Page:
Oil Spills and Sea Turtles
Each year, human activities expose our oceans to more and more pollutants, from plastic trash to harmful chemicals. Oil spills and leakage of petroleum from marine vessels are common examples of pollutants that can threaten the survival of marine organisms and their habitats, with long-term effects on delicate food chains and overall marine populations. Fortunately for us in the Maldives, oil spills are uncommon, however, there are occasional occurrences of fuel leakages.
On 22 January 2020, we admitted a juvenile Olive Ridley turtle, Tara, to our Rehabilitation Centre. Tara was the unfortunate victim of an oil spill. She was found floating near the island of Fuvahmulah, coated almost entirely in a layer of thick black tar. Our expert team of marine biologists immediately started emergency treatments, with meticulous scrubbing (using mayonnaise!) to remove the tar. She is now in a clean, stable condition and slowly regaining her strength… she was rescued in the nick of time!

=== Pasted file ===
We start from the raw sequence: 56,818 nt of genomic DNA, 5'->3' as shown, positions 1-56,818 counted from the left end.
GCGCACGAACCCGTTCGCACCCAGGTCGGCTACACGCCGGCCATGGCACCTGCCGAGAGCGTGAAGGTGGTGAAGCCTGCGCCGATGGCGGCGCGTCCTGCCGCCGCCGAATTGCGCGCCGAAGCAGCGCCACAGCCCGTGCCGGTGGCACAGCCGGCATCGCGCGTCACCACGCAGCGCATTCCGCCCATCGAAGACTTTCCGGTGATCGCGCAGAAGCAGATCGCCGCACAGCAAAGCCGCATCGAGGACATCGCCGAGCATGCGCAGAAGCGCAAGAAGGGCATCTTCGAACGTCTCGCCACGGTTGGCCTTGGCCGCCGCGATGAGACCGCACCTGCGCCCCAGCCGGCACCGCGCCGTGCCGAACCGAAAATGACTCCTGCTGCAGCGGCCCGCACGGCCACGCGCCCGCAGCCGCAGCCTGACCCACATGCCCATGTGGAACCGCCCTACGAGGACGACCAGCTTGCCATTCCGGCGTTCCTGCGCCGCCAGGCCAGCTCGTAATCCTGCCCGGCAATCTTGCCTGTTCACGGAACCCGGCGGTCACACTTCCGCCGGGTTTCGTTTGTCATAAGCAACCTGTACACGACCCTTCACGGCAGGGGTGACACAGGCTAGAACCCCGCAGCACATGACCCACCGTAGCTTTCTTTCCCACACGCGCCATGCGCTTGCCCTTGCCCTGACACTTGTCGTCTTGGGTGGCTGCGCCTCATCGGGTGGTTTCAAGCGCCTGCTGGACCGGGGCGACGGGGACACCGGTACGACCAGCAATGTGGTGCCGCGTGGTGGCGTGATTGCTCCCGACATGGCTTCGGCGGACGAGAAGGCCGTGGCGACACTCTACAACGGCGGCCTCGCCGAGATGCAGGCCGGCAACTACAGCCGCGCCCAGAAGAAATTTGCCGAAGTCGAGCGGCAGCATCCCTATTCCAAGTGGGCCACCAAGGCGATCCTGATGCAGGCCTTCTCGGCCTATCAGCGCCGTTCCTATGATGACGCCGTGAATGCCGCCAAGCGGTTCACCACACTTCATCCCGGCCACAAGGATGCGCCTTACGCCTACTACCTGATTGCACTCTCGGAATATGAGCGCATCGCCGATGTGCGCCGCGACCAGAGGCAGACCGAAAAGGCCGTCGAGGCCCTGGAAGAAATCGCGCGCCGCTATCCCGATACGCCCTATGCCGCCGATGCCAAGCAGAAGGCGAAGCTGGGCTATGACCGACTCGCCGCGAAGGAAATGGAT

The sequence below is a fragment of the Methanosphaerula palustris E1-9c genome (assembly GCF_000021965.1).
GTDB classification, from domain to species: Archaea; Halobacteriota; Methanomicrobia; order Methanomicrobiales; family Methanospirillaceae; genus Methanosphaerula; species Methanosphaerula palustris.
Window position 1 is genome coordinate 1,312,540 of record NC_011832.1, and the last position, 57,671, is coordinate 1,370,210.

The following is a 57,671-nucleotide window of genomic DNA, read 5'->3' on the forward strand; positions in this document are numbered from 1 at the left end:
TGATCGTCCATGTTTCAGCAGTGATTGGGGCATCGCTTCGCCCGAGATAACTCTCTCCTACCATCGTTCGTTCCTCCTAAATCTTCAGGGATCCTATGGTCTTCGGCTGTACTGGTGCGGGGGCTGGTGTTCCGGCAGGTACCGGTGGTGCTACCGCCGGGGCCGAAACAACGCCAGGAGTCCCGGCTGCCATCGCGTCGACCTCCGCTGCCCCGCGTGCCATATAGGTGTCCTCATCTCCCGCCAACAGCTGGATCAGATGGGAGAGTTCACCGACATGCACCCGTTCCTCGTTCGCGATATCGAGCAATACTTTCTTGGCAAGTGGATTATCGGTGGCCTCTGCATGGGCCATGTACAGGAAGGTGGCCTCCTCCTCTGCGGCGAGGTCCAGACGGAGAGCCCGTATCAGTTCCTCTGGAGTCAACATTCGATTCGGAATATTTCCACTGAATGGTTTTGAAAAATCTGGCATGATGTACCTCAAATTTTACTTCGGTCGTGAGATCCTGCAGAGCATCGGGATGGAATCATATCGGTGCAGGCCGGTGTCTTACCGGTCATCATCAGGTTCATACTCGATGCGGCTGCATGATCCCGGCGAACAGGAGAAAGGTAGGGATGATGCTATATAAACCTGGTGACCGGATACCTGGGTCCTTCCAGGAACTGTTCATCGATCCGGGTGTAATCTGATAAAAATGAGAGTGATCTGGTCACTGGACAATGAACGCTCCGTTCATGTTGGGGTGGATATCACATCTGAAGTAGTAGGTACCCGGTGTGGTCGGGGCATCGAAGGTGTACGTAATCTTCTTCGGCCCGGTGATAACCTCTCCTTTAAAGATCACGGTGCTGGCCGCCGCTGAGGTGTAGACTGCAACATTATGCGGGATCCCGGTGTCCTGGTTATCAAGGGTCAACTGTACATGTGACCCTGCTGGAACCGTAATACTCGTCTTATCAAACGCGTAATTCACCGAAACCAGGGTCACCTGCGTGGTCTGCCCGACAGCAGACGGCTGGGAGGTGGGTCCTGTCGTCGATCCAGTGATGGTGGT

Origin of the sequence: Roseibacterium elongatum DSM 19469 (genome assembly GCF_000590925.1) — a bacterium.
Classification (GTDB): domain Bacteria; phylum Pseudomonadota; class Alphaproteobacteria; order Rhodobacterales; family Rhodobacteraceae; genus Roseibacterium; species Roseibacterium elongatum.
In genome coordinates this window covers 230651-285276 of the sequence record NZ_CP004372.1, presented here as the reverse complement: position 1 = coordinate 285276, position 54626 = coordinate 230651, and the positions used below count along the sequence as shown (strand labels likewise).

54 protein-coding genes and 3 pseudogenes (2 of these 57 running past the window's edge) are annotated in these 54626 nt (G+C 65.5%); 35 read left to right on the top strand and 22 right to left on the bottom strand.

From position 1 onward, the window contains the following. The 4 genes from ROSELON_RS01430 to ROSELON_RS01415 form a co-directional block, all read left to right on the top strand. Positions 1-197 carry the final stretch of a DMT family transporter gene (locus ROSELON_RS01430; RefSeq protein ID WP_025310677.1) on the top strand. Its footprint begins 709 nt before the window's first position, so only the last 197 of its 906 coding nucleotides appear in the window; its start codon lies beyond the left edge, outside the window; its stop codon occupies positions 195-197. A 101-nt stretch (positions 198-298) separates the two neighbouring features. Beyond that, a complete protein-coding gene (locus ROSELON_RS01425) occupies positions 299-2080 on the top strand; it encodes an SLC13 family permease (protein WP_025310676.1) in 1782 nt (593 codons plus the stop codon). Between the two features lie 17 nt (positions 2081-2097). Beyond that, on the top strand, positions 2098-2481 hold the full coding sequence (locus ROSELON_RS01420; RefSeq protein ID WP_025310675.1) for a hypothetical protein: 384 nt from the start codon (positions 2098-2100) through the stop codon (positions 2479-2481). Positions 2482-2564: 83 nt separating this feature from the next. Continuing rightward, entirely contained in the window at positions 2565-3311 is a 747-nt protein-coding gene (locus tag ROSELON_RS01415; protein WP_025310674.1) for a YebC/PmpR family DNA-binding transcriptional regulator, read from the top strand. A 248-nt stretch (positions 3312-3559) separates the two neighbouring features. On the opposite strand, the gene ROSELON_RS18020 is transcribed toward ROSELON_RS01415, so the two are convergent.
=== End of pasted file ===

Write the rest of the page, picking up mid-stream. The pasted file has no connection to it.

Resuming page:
If there is an oil slick present on the ocean surface, sea turtles can often ingest it when they surface for air. The sticky oil-water emulsion enters the turtle’s mouth, nostrils and eyes, severely restricting their vision and breathing. This impairment often overwhelms turtles; the ingested tar balls contain toxic compounds that remain in the digestive tract for several days until fully absorbed into the vital organs. Conditions such as gut blockage, starvation and buoyancy syndrome tend to result, which can be deadly if left untreated.
Sea turtles are vulnerable to the impacts of oil at all stages of their life; eggs, post-hatchlings, juveniles and adults. If sea turtle nests are exposed to oils washed up on the beach, this can increase egg mortality and may lead to deformities in the surviving hatchlings. Hatchlings that encounter spilled oil will have trouble swimming, making them more vulnerable to predators. Any oil that sediments in turtle foodstuffs and is consumed would significantly affect the overall health of the turtle.
Tara sadly only represents one case of the suffering and endangerment to marine life as a result of accidents and human industry.